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IEOM URGES NIGERIA TO SIGN THE AFCFTA AND SEIZE THE MOMENT TO LAY A SOLID FOUNDATION THAT WILL CREATE OPPORTUNITIES FOR FUTURE GENERATIONS OF NIGERIANS
The African Continental Free Trade Area (AfCFTA) has been conceived as a project to instigate more trade between African nations. As a concept, this is long overdue both in theory and in practice. Against a backdrop of slow economic growth at best and the near-constant threat of economic recession in a large number of African nations, the AfCFTA agreement could not come at a better time.
Interestingly, Nigeria which had the honor of leading the negotiations abstained from signing the Kigali declaration which was signed by 44 other African nations. Naturally, this raised eyebrows and concerns among stakeholders, being that Nigeria is also Africa’s largest economy and along with South Africa, our participation is a major key to making the AfCFTA work for all African nations.
Nigeria is no stranger to signing free trade agreements and related bilateral agreements and in all honesty, the nation is yet to reap any meaningful benefits from these agreements (or at least, not on the scale originally promised). We believe this backdrop informed the creation of the NOTN by the current administration of President Muhammadu Buhari and the appointment of a Chief trade negotiator. This move can only be a plus for the nation as we seek to extract more value from our future trade agreements going forward.
Within the current context, we can say that the negotiations leading up to the final CFTA agreement is a direct benefit to Nigeria of this initiative by Mr. President.
On the issue of African trade, it’s been estimated by the World Bank and other institutions that trade between African nations equates to less than 10% of the overall trade of African nations. Driving up this value has been a pre-occupation of African governments over the years and several frameworks have been put in place – ranging from individual nation agreements, through regional free trade agreements and economic areas such as ECOWAS, SADC among others.
In spite of all these, the need for continent-wide trade collaboration has only been accentuated and with the coming into existence of AfCFTA, it is hoped that the issues hindering true, viable trade between African nations can be met headlong and addressed.
The Institute of Export Operations & Management (IEOM) is a Trade & Investment Support Institution (TISI) created specifically for the purpose of training and supporting exporters with best practice advice, research and training as well as market access. We count among our strategic partners such eminent organizations as the Nigeria Export Promotion Council (NEPC), the International Trade Center (ITC, Switzerland), International Institute for Tropical Agriculture (IITA) among others including institutions of higher learning, government agencies, co-operatives, non-governmental organizations and state governments, among others including state governments. The institute prides itself as the foremost provider of export training in Nigeria.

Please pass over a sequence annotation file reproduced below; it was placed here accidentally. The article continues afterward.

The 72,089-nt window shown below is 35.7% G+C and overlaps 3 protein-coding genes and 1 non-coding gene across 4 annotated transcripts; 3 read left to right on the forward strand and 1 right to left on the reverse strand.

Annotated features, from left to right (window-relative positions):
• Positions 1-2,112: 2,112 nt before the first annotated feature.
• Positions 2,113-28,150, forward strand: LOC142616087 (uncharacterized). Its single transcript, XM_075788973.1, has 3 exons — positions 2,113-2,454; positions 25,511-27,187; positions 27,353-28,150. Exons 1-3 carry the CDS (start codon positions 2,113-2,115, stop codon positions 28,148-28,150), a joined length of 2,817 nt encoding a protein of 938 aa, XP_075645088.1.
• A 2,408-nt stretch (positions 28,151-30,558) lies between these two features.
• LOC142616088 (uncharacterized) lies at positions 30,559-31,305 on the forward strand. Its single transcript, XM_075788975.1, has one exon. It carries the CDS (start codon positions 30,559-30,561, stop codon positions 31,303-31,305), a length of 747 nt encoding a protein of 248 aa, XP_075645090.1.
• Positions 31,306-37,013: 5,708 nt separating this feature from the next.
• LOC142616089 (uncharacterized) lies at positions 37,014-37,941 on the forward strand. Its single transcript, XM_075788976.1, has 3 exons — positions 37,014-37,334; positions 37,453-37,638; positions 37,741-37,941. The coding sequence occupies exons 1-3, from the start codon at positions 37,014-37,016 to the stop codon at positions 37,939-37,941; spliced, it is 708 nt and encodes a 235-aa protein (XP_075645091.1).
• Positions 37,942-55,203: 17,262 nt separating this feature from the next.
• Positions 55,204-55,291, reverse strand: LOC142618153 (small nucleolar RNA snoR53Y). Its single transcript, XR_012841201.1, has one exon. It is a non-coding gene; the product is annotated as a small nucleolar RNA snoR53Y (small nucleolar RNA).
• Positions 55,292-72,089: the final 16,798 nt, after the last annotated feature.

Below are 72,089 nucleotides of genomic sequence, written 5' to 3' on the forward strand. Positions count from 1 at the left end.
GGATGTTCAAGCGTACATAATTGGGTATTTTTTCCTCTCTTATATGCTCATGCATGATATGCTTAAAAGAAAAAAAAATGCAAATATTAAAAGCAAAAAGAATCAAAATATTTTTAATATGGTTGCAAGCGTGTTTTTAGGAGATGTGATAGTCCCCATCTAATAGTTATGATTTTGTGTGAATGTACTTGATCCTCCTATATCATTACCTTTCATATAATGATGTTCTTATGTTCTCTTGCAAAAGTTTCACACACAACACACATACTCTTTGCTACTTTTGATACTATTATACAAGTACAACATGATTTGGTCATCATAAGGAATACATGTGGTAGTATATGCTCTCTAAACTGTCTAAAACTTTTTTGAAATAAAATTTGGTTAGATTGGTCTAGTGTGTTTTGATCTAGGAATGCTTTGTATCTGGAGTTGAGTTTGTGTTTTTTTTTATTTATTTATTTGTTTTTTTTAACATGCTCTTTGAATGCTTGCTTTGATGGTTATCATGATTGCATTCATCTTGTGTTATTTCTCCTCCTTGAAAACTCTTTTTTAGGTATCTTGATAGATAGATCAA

Essentially, the IEOM as an institution is set up to encourage international trade, while promoting adherence to best practices and standards. It is therefore imperative that the IEOM adds its voice to this conversation on trade in Africa.
Real issues have been raised by the different stakeholders in Nigeria including the manufacturers association of Nigeria, Nigeria Labor Congress among others. These issues largely center on infrastructure, antidumping and rules of origin.
In all, the overwhelming view however is that the AfCFTA is a good thing and capable of creating the kind of international business environment that Africa needs to truly claim its place as a major investment destination, globally.
In light of President Buhari’s recent pronouncement that Nigeria will sign the AfCFTA agreement, IEOM wholeheartedly welcomes Nigeria’s full participation in the African CFTA and views the agreement as a catalyst for job creation, innovation and infrastructure development.
A free trade area like this one has the ability to spur competition between African nations and this can only be a good thing. Nigerians are known for entrepreneurship and our enterprising attitude and this is challenge that Nigerians as a people are prepared to overcome. Albeit, the Nigerian spirit will not prevail if government does not proactively play its role.
The truth is that current state of infrastructure in Nigeria does not support the concept of a continent-wide free trade area, rather it puts us at a disadvantage compared to smaller countries like Kenya, Rwanda and South Africa. This is not a reason however to run away from the challenge(s) presented by AfCFTA.
IEOM rather views this as a strong argument for investing massively in the country’s infrastructure in a holistic manner as this will drive investment, job creation and most importantly, innovation.
To truly harness this however, market access information is absolutely necessary. Providing information to stakeholders on market access, standards and best practices is a key path to achieving the benefits of AfCFTA for Nigeria. The relevant government agencies must as a matter of urgency, partner with trade support organizations, co-operatives, SME groups and sector-specific business groups and associations to ensure market information is disseminated effectively. This is one of the core competencies of IEOM and we look forward to being an effective partner in the success of AfCFTA in Nigeria.
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